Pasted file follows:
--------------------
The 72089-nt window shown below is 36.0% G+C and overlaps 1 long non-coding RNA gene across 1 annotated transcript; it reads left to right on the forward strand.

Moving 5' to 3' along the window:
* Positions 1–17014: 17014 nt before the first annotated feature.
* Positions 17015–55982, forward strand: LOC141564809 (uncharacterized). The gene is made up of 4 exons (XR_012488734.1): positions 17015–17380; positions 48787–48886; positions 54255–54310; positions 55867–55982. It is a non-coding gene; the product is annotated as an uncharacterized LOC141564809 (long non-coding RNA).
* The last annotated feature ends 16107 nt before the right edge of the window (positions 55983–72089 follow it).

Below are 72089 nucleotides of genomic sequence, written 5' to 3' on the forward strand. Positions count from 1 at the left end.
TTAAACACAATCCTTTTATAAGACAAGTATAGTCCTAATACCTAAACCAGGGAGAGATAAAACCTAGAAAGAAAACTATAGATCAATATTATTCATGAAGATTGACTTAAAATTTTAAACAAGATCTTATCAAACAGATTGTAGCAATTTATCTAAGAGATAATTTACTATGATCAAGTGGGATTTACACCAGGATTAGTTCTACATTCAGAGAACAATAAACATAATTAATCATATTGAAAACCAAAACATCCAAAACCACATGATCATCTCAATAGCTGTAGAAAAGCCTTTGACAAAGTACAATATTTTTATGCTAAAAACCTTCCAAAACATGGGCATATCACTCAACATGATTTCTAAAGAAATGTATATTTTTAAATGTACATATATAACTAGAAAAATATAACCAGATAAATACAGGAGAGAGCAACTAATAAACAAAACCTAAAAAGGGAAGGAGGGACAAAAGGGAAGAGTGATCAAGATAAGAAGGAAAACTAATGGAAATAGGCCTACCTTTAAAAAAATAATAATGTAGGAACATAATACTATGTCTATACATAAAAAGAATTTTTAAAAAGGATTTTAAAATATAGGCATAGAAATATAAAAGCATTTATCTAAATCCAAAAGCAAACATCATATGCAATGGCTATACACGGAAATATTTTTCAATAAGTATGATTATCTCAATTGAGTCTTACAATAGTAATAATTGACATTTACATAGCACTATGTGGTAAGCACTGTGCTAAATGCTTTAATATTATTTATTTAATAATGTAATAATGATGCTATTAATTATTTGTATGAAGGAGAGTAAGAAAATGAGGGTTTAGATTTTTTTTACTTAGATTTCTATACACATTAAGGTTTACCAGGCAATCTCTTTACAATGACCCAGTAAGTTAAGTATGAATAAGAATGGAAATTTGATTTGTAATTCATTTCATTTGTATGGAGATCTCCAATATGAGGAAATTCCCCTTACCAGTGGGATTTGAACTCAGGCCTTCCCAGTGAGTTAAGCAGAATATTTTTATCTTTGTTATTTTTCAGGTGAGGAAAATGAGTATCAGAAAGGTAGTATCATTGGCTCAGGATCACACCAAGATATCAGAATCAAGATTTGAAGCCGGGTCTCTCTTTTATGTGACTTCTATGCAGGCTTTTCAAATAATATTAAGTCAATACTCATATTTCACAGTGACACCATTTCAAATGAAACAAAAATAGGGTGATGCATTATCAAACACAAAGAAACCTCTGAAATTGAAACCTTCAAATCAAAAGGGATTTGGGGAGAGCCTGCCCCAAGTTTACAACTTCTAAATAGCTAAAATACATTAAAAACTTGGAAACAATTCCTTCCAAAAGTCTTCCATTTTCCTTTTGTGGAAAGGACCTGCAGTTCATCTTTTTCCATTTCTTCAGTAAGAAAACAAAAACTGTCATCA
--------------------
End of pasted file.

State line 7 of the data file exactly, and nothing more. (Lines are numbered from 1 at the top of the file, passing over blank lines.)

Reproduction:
TTAAACACAATCCTTTTATAAGACAAGTATAGTCCTAATACCTAAACCAGGGAGAGATAAAACCTAGAAAGAAAACTATAGATCAATATTATTCATGAAGATTGACTTAAAATTTTAAACAAGATCTTATCAAACAGATTGTAGCAATTTATCTAAGAGATAATTTACTATGATCAAGTGGGATTTACACCAGGATTAGTTCTACATTCAGAGAACAATAAACATAATTAATCATATTGAAAACCAAAACATCCAAAACCACATGATCATCTCAATAGCTGTAGAAAAGCCTTTGACAAAGTACAATATTTTTATGCTAAAAACCTTCCAAAACATGGGCATATCACTCAACATGATTTCTAAAGAAATGTATATTTTTAAATGTACATATATAACTAGAAAAATATAACCAGATAAATACAGGAGAGAGCAACTAATAAACAAAACCTAAAAAGGGAAGGAGGGACAAAAGGGAAGAGTGATCAAGATAAGAAGGAAAACTAATGGAAATAGGCCTACCTTTAAAAAAATAATAATGTAGGAACATAATACTATGTCTATACATAAAAAGAATTTTTAAAAAGGATTTTAAAATATAGGCATAGAAATATAAAAGCATTTATCTAAATCCAAAAGCAAACATCATATGCAATGGCTATACACGGAAATATTTTTCAATAAGTATGATTATCTCAATTGAGTCTTACAATAGTAATAATTGACATTTACATAGCACTATGTGGTAAGCACTGTGCTAAATGCTTTAATATTATTTATTTAATAATGTAATAATGATGCTATTAATTATTTGTATGAAGGAGAGTAAGAAAATGAGGGTTTAGATTTTTTTTACTTAGATTTCTATACACATTAAGGTTTACCAGGCAATCTCTTTACAATGACCCAGTAAGTTAAGTATGAATAAGAATGGAAATTTGATTTGTAATTCATTTCATTTGTATGGAGATCTCCAATATGAGGAAATTCCCCTTACCAGTGGGATTTGAACTCAGGCCTTCCCAGTGAGTTAAGCAGAATATTTTTATCTTTGTTATTTTTCAGGTGAGGAAAATGAGTATCAGAAAGGTAGTATCATTGGCTCAGGATCACACCAAGATATCAGAATCAAGATTTGAAGCCGGGTCTCTCTTTTATGTGACTTCTATGCAGGCTTTTCAAATAATATTAAGTCAATACTCATATTTCACAGTGACACCATTTCAAATGAAACAAAAATAGGGTGATGCATTATCAAACACAAAGAAACCTCTGAAATTGAAACCTTCAAATCAAAAGGGATTTGGGGAGAGCCTGCCCCAAGTTTACAACTTCTAAATAGCTAAAATACATTAAAAACTTGGAAACAATTCCTTCCAAAAGTCTTCCATTTTCCTTTTGTGGAAAGGACCTGCAGTTCATCTTTTTCCATTTCTTCAGTAAGAAAACAAAAACTGTCATCA